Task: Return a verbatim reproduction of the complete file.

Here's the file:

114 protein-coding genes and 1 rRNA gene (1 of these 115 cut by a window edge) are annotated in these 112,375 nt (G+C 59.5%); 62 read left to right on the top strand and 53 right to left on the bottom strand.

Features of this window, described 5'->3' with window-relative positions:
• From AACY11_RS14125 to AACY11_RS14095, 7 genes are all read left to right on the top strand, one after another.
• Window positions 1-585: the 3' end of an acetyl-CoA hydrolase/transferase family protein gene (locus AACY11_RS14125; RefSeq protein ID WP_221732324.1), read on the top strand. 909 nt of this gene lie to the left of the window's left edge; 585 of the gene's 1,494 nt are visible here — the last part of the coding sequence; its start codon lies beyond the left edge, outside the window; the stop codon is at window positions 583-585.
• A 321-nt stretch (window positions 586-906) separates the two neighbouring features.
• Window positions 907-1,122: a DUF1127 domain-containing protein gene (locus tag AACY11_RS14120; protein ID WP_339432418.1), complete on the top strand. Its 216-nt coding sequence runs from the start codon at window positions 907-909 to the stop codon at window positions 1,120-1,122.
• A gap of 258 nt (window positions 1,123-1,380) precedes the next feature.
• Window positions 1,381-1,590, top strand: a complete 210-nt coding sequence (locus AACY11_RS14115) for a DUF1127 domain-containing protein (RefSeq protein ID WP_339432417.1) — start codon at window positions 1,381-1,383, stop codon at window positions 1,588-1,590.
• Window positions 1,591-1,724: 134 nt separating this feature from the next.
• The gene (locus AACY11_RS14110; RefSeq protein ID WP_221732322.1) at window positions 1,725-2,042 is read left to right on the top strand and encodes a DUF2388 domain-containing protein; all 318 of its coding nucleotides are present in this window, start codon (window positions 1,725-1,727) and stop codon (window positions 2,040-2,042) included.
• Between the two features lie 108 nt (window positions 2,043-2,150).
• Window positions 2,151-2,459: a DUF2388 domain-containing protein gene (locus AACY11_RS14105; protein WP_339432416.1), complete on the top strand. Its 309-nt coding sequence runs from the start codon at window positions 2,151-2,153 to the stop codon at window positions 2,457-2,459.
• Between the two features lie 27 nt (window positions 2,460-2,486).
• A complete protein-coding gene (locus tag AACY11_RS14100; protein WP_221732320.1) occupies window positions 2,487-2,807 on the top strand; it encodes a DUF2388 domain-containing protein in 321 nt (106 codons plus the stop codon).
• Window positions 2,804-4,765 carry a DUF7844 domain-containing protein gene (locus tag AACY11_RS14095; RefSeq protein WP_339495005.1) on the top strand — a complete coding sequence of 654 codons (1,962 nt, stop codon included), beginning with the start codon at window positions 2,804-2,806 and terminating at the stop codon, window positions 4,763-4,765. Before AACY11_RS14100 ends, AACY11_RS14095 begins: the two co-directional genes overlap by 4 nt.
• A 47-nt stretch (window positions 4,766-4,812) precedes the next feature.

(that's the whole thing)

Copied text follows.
114 protein-coding genes and 1 rRNA gene (1 of these 115 cut by a window edge) are annotated in these 112,375 nt (G+C 59.5%); 62 read left to right on the top strand and 53 right to left on the bottom strand.

Features of this window, described 5'->3' with window-relative positions:
• From AACY11_RS14125 to AACY11_RS14095, 7 genes are all read left to right on the top strand, one after another.
• Window positions 1-585: the 3' end of an acetyl-CoA hydrolase/transferase family protein gene (locus AACY11_RS14125; RefSeq protein ID WP_221732324.1), read on the top strand. 909 nt of this gene lie to the left of the window's left edge; 585 of the gene's 1,494 nt are visible here — the last part of the coding sequence; its start codon lies beyond the left edge, outside the window; the stop codon is at window positions 583-585.
• A 321-nt stretch (window positions 586-906) separates the two neighbouring features.
• Window positions 907-1,122: a DUF1127 domain-containing protein gene (locus tag AACY11_RS14120; protein ID WP_339432418.1), complete on the top strand. Its 216-nt coding sequence runs from the start codon at window positions 907-909 to the stop codon at window positions 1,120-1,122.
• A gap of 258 nt (window positions 1,123-1,380) precedes the next feature.
• Window positions 1,381-1,590, top strand: a complete 210-nt coding sequence (locus AACY11_RS14115) for a DUF1127 domain-containing protein (RefSeq protein ID WP_339432417.1) — start codon at window positions 1,381-1,383, stop codon at window positions 1,588-1,590.
• Window positions 1,591-1,724: 134 nt separating this feature from the next.
• The gene (locus AACY11_RS14110; RefSeq protein ID WP_221732322.1) at window positions 1,725-2,042 is read left to right on the top strand and encodes a DUF2388 domain-containing protein; all 318 of its coding nucleotides are present in this window, start codon (window positions 1,725-1,727) and stop codon (window positions 2,040-2,042) included.
• Between the two features lie 108 nt (window positions 2,043-2,150).
• Window positions 2,151-2,459: a DUF2388 domain-containing protein gene (locus AACY11_RS14105; protein WP_339432416.1), complete on the top strand. Its 309-nt coding sequence runs from the start codon at window positions 2,151-2,153 to the stop codon at window positions 2,457-2,459.
• Between the two features lie 27 nt (window positions 2,460-2,486).
• A complete protein-coding gene (locus tag AACY11_RS14100; protein WP_221732320.1) occupies window positions 2,487-2,807 on the top strand; it encodes a DUF2388 domain-containing protein in 321 nt (106 codons plus the stop codon).
• Window positions 2,804-4,765 carry a DUF7844 domain-containing protein gene (locus tag AACY11_RS14095; RefSeq protein WP_339495005.1) on the top strand — a complete coding sequence of 654 codons (1,962 nt, stop codon included), beginning with the start codon at window positions 2,804-2,806 and terminating at the stop codon, window positions 4,763-4,765. Before AACY11_RS14100 ends, AACY11_RS14095 begins: the two co-directional genes overlap by 4 nt.
• A 47-nt stretch (window positions 4,766-4,812) precedes the next feature.